CHAPTER 6 - Multiplication of a Vector by a Scalar
Intuitively, we can expect that if we multiply a vector by some scalar , the support of the vector will not change; only its magnitude and / or its sense will. Specifically, if is positive, the vector will have the same direction; only its length will get scaled according to the magnitude of . If is negative, the direction of the product vector will be opposite to that of the original vector; the length of the product vector will depend on the magnitude of .
Note that for any vector , if we denote the unit vector along by , we have
Put in words, if we multiply the unit vector along a vector by its magnitude, we obtain that vector itself. Put in a slightly different way, we have
i.e, if we divide a vector by its magnitude, we obtain the unit vector along that vector’s direction.
Another very important result that follows from this discussion is that two vectors and are collinear if and only if there exists some such that
i.e, two vectors are collinear if one can be obtained from the other simply by multiplying the latter with a scalar.
This fact can be stated in another way : consider two non-collinear vectors and . If for some , the relation
is satisfied, then and must be zero. This is because can be written as
which would imply that is a scalar multiple of i.e. and , are collinear, contradicting our initial supposition that and are non-collinear.
In subsequent discussions, we’ll be talking a lot about linear combinations of vectors. Let us see what we mean by this. Consider arbitrary vectors A linear combination of these vectors is a vector such that
where are arbitrary scalars. Any sort of combination of the form in will be termed a linear combination.
Thus, using the terminology of linear combinations, we can restate the result we obtained earlier: for any two non-zero and non-collinear vectors and , if their linear combination is zero, then both the scalars in the linear combination must be zero.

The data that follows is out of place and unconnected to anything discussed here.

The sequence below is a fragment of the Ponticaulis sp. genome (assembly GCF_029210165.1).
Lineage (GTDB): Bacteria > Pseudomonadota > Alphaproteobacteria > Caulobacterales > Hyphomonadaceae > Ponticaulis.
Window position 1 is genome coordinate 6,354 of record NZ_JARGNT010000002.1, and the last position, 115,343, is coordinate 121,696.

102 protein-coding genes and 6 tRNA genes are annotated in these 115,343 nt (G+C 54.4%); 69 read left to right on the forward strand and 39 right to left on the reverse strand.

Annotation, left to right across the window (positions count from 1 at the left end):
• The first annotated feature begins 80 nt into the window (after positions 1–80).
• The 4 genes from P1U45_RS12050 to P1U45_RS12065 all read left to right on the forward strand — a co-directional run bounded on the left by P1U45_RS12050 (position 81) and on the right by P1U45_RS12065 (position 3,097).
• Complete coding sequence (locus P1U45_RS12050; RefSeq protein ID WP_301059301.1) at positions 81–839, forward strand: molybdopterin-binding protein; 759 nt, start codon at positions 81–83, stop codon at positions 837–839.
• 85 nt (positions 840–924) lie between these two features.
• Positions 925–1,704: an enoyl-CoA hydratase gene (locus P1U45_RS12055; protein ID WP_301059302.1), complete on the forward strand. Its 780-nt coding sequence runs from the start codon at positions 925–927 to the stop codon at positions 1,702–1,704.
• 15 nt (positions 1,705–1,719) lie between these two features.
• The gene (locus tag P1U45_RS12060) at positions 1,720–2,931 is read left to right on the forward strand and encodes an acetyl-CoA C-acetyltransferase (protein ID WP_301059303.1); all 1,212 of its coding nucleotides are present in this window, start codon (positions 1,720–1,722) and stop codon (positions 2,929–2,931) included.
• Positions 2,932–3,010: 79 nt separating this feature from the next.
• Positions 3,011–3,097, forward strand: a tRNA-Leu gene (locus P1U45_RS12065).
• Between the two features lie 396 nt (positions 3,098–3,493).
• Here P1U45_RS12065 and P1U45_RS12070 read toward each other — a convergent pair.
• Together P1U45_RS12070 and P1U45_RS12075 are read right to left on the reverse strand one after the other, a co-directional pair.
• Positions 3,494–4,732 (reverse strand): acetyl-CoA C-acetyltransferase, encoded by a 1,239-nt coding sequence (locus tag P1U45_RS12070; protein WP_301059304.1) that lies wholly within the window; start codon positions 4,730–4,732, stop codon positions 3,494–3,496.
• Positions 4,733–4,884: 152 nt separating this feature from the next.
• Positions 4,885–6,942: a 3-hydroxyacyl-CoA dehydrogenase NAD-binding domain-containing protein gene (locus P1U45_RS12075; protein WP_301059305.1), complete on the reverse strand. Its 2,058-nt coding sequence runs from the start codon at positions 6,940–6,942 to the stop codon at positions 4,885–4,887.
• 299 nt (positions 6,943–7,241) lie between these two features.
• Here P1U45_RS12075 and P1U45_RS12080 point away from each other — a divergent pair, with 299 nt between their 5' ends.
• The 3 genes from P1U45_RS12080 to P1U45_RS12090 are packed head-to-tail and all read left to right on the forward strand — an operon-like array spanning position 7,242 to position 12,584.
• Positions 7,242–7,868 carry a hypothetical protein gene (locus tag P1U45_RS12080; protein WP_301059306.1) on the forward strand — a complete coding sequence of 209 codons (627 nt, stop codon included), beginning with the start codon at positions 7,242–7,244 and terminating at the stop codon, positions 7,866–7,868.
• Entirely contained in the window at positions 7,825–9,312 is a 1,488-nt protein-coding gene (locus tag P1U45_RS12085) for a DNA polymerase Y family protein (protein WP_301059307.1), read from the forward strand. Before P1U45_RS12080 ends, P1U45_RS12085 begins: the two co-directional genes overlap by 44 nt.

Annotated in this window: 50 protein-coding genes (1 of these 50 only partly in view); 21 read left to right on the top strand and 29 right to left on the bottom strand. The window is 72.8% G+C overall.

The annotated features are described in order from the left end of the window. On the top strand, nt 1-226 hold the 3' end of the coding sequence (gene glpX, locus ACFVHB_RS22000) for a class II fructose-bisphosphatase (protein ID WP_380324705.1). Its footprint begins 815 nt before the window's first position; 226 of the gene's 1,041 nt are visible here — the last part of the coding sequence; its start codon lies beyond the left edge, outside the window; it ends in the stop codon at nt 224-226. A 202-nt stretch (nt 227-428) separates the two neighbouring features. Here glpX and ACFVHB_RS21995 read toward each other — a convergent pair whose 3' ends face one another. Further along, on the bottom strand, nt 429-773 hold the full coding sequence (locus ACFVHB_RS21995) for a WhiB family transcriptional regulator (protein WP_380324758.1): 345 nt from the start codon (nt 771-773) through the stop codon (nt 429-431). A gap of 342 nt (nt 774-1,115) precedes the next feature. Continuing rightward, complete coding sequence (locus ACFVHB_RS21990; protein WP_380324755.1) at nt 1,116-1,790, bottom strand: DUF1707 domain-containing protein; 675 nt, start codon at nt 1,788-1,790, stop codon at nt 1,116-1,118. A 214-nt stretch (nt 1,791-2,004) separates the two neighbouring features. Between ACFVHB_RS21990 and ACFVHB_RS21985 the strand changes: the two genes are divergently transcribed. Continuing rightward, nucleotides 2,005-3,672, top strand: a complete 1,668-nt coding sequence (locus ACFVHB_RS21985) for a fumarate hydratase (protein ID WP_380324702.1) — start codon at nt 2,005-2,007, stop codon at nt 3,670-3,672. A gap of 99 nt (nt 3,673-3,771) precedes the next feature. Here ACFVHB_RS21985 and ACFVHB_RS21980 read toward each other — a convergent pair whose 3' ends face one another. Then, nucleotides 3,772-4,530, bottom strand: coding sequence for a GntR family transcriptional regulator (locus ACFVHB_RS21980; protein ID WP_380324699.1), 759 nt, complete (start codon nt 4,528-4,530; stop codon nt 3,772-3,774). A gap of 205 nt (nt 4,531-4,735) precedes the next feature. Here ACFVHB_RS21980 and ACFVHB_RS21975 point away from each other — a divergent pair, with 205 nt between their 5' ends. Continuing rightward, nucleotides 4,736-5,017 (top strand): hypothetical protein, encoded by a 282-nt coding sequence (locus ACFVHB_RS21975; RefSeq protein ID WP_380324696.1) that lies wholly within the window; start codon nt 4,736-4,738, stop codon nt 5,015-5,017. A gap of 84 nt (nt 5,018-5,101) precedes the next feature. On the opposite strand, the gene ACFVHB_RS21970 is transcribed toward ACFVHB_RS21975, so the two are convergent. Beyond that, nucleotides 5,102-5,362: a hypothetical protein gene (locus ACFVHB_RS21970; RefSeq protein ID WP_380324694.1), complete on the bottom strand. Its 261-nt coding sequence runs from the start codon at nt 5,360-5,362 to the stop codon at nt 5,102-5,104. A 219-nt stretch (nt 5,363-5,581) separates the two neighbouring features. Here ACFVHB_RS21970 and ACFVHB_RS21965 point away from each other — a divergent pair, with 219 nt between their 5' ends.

We now come to a very important concept.
THE BASIS OF A VECTOR SPACE
Consider a two-dimensional plane, and any two arbitrary non-collinear vectors and in this plane. We make the two vectors co-initial and use their supports as our reference axes:
Observe carefully that any vector in the plane can be represented in terms of and . We find the components of along the directions of and ; those components must be some scalar multiples of and .
Thus, any vector in the plane can be written as
i.e, any vector in the plane can be expressed as a linear combination of and.
We state this fact in mathematical terms as follows: the vectors and form a basis of our vector space (which is a plane in this case). The term “basis” means that using only and , we can construct any vector lying in the plane of and .
Note that there’s nothing special about and ; any two non-collinear vectors can form a basis for the plane.
You must be very clear on the point that two collinear vectors cannot form the basis for a plane while any two non-collinear vectors can. Understanding this fact is very crucial to later discussions.
Try proving this: let and form the basis of a plane. For any vector in the plane of and , we can find scalars such that
Prove that this representation is unique
The basic principle that we’ve learnt in this discussion can be expressed in a very useful way as follows:
Three vectors are coplanar if and only if one of them can be expressed as a linear combination of the other two. i.e., three vectors are coplanar if there exist scalars such that
We can write this as
This form equivalently tells us that three vectors are coplanar if we can find three scalars for which their linear combination is zero.